8-day shelf clock – Late Victorian English
An 8-day shelf clock SOLD
The late Victorian period saw economic growth and expansion and the working population acquired clocks and other items of domestic refinement according to social status or class.
Clocks of this type with European rather than mass-produced American movements were very desirable symbols of aspiring middle classes. The gong is a more refined sonorous alternative to the tinny sound of the American equivalent. The gong is struck once to mark the half hour.
The oak case for this 8-day shelf clock is embellished with barley sugar twist columns (balusters) each side of the dial; The twist columns are a pair, i.e. one is left-handed and the other right-handed. Together with the lozenge below the dial they are a passing acknowledgement of the Arts and Crafts movement. Click here for the Wikipedia entry.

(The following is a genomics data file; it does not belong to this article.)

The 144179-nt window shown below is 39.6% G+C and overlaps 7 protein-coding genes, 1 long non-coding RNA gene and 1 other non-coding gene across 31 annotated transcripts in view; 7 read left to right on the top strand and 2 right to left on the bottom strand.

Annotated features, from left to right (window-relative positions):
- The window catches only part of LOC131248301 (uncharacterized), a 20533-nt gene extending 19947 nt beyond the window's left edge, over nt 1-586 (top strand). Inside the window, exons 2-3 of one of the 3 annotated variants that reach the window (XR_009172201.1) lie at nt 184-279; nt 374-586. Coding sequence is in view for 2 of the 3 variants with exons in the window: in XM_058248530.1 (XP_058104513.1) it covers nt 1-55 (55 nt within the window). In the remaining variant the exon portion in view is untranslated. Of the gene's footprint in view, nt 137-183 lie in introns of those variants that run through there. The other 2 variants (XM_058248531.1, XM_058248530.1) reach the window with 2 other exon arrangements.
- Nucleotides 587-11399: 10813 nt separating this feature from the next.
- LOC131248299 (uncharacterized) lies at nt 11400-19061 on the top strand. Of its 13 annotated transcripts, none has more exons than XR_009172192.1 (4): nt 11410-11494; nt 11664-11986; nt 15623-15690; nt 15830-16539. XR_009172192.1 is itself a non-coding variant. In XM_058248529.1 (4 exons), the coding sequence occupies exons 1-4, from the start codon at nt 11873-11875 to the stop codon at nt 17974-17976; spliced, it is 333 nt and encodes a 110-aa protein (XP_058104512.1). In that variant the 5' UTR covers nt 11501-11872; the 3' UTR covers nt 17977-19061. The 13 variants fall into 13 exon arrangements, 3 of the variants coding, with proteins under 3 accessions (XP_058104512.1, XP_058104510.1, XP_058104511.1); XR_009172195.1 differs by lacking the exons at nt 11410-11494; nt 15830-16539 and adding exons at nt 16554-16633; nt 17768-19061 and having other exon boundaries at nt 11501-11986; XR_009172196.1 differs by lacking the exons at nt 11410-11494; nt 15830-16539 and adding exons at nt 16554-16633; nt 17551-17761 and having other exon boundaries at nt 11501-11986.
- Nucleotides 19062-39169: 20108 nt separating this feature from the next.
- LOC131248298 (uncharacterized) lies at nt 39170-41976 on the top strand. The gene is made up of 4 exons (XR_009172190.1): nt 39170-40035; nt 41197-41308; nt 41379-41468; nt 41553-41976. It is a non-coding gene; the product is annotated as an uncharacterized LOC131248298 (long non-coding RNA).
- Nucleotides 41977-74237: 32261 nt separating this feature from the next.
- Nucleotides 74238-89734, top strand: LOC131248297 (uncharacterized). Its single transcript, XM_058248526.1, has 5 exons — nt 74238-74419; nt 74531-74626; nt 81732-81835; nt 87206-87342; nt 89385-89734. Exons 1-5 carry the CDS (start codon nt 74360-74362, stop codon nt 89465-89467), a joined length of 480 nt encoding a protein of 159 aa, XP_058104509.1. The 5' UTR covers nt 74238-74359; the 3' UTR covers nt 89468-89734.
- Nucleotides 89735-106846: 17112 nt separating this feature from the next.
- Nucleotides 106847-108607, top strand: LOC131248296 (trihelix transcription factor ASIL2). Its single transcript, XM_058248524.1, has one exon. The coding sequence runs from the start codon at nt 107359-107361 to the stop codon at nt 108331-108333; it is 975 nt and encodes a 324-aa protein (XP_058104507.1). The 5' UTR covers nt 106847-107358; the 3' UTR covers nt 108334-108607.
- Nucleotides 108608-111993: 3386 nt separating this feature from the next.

Although the term “Mantle clock” is widely applied, shelf clock is a better description. Placing a clock on a mantle shelf above an open fire is never a good idea because the dust from the fire is carried upwards in a current of warm air.
8-day shelf clocks were more expensive than the 30-hour equivalent. and tended to use better quality movements.
The movement in this 8-day shelf clock is German, precision manufactured to compete with French late nineteenth century clocks – probably made for the export market.
Karo made the replacement hands which are exact copies of hands of that period. They are cut from high carbon steel, polished and tempered to give the characteristic iridescent blue colour. The movement has been cleaned, overhauled and oiled ready for years of time-keeping.There are two main springs, one for the time train of wheels (the going side) and one for the hour and half-hour strike. The strike spring has been replaced with a new part supplied by Cousins, Horological Suppliers, UK